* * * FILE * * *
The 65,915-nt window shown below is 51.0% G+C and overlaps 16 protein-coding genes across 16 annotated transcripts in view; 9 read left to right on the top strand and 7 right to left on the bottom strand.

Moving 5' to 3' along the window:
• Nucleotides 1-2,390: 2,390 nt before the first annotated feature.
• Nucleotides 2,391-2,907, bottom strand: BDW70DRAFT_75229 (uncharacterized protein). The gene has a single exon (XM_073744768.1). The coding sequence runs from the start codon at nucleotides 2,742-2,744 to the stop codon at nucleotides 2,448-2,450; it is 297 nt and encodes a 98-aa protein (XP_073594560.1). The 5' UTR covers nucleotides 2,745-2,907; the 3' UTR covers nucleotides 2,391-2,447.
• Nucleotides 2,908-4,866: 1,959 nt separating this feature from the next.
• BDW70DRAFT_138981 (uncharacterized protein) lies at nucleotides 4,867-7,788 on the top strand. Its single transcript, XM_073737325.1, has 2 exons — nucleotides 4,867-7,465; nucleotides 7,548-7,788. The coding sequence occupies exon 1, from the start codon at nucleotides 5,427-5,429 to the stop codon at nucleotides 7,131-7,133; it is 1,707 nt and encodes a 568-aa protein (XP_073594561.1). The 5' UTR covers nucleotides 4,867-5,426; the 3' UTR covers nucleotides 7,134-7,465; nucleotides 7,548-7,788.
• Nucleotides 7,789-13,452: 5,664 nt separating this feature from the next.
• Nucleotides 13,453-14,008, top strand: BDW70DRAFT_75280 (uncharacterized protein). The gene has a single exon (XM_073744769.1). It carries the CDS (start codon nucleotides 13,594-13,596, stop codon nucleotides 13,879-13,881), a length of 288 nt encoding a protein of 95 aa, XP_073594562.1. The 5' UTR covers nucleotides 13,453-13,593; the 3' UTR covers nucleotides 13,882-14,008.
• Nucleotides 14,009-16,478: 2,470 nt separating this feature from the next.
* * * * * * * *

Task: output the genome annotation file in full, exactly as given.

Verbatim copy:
The 65,915-nt window shown below is 51.0% G+C and overlaps 16 protein-coding genes across 16 annotated transcripts in view; 9 read left to right on the top strand and 7 right to left on the bottom strand.

Moving 5' to 3' along the window:
• Nucleotides 1-2,390: 2,390 nt before the first annotated feature.
• Nucleotides 2,391-2,907, bottom strand: BDW70DRAFT_75229 (uncharacterized protein). The gene has a single exon (XM_073744768.1). The coding sequence runs from the start codon at nucleotides 2,742-2,744 to the stop codon at nucleotides 2,448-2,450; it is 297 nt and encodes a 98-aa protein (XP_073594560.1). The 5' UTR covers nucleotides 2,745-2,907; the 3' UTR covers nucleotides 2,391-2,447.
• Nucleotides 2,908-4,866: 1,959 nt separating this feature from the next.
• BDW70DRAFT_138981 (uncharacterized protein) lies at nucleotides 4,867-7,788 on the top strand. Its single transcript, XM_073737325.1, has 2 exons — nucleotides 4,867-7,465; nucleotides 7,548-7,788. The coding sequence occupies exon 1, from the start codon at nucleotides 5,427-5,429 to the stop codon at nucleotides 7,131-7,133; it is 1,707 nt and encodes a 568-aa protein (XP_073594561.1). The 5' UTR covers nucleotides 4,867-5,426; the 3' UTR covers nucleotides 7,134-7,465; nucleotides 7,548-7,788.
• Nucleotides 7,789-13,452: 5,664 nt separating this feature from the next.
• Nucleotides 13,453-14,008, top strand: BDW70DRAFT_75280 (uncharacterized protein). The gene has a single exon (XM_073744769.1). It carries the CDS (start codon nucleotides 13,594-13,596, stop codon nucleotides 13,879-13,881), a length of 288 nt encoding a protein of 95 aa, XP_073594562.1. The 5' UTR covers nucleotides 13,453-13,593; the 3' UTR covers nucleotides 13,882-14,008.
• Nucleotides 14,009-16,478: 2,470 nt separating this feature from the next.